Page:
Thursday, 31 January 2013

Poetry: “a line of words that say it like no other”


This essay appears in the February 2013 issue (no. 511) of The Melbourne Anglican (TMA), page 18

Philip Harvey

When we read the opening poem in the Bible we find ourselves in the midst of praise for God and Creation. This is known as being dropped in at the deep end. Genesis 1 uses repetition to put in our mouths the strong reminder that Creation is good. I find it especially helpful to be told that, like God, we need to take a rest from our labours, if we are to survive at all. The Seven Days is not intended as scientific proof and it is a mistake to read it thus. All the science in the world does not disprove this poem, in fact the poem helps us appreciate science’s explanations about the Cosmos.

Asking what a poem means is not the point. The main question is, why was it written? That is the best place to start when reading a poem. It's the question people should ask when they read Genesis 1, or the Prophets with their magnificent proclamations of justice.  And then, what about the Sermon on the Mount? What it means is an important question, but more so, where is it coming from? Spirituality is about where we were, are and will be.

Despite denials from the postmodern horizon, the Bible remains one of the major sources of English poetry. Psalms is called a collection of the full range of human experience, which may be, though it is more accurate to say an amazing range of human ways of talking to God. Indeed, our prayer life itself draws on the poetic of Psalms as example and guide. “Out of the depths I cried to thee, O Lord” is a place we must be ready for, or have been. Anytime we may find ourselves “glad when they said unto me let us go into the house of the Lord.” The spiritual life can be explained in such lines, whole traditions of poetry and thought can be sourced there.

Our human need to say things clearly, directly and truthfully places a high expectation on language to do a lot with a little. This is what we want poetry to do, even if it’s not always the result. Obvious and ordinary is okay, every bit helps, but language that gets to the tangle of our experience, to the intrinsic wonder of the world, to the heart of existence has to be more than okay. We want to go where poetry is at work. Just like the questions we keep asking on the spiritual quest.

Every period of Christian history is rich in parables, sayings, hymns and poems. The Celtic version of the Gospel is a favourite of mine, with its awesome acclamation of Trinity known as Patrick’s Breastplate. In medieval Ireland the poets held special status because they were keepers of the law. I take this to mean they kept the memory of the law, but also that they explained from experience the complexity of life. Poets today reserve this second function, though it’s a relief to know they are not left alone to formulate our laws. Making sense of complexity, offering means for identifying our spiritual development, is a business that modern poets have in common. Denise Levertov says “To understand her you must imagine”, she being Julian of Norwich, but also Wisdom itself.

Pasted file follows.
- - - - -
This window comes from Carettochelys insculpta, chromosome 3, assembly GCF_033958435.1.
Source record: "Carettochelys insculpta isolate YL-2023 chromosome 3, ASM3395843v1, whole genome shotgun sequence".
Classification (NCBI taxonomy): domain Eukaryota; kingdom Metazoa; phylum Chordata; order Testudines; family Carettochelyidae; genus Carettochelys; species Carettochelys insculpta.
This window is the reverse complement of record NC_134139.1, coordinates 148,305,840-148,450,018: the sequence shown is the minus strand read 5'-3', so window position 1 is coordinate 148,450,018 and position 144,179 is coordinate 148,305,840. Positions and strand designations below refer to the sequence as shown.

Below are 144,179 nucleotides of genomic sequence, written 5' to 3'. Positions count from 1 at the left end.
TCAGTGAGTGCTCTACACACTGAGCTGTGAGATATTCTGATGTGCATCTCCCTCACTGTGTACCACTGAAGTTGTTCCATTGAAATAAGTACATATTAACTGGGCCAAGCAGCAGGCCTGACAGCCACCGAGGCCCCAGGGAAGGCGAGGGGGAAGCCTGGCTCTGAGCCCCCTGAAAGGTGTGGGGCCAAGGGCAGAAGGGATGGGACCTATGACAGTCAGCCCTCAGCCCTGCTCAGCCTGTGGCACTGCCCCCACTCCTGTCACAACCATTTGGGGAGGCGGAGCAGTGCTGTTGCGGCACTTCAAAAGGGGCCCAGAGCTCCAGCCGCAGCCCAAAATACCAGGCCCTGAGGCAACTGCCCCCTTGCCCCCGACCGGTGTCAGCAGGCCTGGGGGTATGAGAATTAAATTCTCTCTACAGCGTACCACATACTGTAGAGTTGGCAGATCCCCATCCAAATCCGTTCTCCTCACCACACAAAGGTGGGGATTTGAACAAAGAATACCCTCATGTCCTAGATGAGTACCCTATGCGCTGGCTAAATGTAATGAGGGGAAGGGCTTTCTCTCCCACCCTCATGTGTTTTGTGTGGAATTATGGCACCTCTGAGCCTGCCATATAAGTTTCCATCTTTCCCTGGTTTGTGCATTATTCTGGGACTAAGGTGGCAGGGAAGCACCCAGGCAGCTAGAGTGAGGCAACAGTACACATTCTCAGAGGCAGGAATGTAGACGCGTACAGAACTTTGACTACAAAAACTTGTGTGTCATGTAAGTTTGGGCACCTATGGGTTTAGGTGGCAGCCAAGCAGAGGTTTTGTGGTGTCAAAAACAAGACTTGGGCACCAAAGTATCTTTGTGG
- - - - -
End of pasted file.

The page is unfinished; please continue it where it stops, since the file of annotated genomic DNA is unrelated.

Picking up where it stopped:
In Christian tradition any spirituality makes account of “the author and perfecter of our faith.” Les Murray says of the Passion that “Ever afterwards, the accumulation / of freedom would end in this man.” Poets acclaim Christ, they also speak to Christ. George Herbert calls him “Quick-eyed Love”. “You rise up and say goodbye to no-one” sings Bob Dylan in ‘Jokerman’.

In a world where the movie is major and the internet interminable, poetry may seem outmoded for those not open to its possibilities. Yet there is not a person alive who has not been stopped by a line of words that say it like no other, or been in a public place, especially places of worship, where certain lines are the only thing that will do, the only way to say it. Poetry is not a foreign field.

Today there are two main ways of enjoying poetry and learning from it, both of them valid for the spiritual life. The first and more common way is by quiet reading. This can in turn lead to prayer. When reading a very good poem at depth we use the same focus and connection as in lectio divina. 

The second way is the spoken word. Where I work at the Carmelite Centre in Middle Park, poetry seminars are a way of hearing the human voice direct. This is a need in our world of saturation images and artificial sounds: we want the sound of living people. I have given readings of John Donne (“Reason is our soul’s left hand, Faith her right / By these we reach divinity”), Gerard Manley Hopkins (“Glory be to God for dappled things”) and others where hearing the immediacy of the words is essential to learning their spiritual import. The Institute for Spiritual Studies at Eastern Hill is another venue where poetry reading opens up the lived experience of faith. Attendees at a seminar there on W.H. Auden met his quirky line “Let your last thinks all be thanks”, a place of Christian beatitude that a poet can say and where we all wish to be.

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